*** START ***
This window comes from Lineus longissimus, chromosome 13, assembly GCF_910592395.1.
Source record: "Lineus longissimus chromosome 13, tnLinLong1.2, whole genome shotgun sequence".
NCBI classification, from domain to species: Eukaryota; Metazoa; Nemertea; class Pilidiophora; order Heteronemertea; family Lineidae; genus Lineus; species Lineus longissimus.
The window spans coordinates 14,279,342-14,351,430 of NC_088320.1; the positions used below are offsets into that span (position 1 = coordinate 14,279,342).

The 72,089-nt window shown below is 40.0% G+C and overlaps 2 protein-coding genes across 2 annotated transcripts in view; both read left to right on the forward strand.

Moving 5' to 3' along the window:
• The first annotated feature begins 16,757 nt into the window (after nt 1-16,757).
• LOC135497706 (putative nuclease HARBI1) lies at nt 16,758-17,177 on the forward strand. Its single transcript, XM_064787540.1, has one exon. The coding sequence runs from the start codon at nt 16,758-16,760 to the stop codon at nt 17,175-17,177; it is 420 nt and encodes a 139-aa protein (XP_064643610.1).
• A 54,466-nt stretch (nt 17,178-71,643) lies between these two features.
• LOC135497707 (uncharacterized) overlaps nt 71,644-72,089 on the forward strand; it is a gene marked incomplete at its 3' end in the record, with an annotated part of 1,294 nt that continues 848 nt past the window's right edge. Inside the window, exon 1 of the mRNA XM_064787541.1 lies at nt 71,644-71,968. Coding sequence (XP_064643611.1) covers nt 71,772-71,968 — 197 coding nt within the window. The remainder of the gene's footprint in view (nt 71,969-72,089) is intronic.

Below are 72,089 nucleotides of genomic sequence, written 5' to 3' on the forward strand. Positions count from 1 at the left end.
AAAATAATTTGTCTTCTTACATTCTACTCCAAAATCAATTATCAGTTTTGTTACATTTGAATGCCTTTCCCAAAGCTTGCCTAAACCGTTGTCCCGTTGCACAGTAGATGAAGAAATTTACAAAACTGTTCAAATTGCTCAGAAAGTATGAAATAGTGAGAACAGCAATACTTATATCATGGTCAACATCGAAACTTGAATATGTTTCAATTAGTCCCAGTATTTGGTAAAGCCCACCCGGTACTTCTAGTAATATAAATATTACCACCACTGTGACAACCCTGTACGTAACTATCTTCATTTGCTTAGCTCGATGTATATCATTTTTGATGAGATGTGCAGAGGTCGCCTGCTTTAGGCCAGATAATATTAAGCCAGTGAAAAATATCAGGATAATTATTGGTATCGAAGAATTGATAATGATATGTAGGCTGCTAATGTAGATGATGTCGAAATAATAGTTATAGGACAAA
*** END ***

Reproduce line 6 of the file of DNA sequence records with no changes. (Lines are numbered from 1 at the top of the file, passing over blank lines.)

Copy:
Moving 5' to 3' along the window: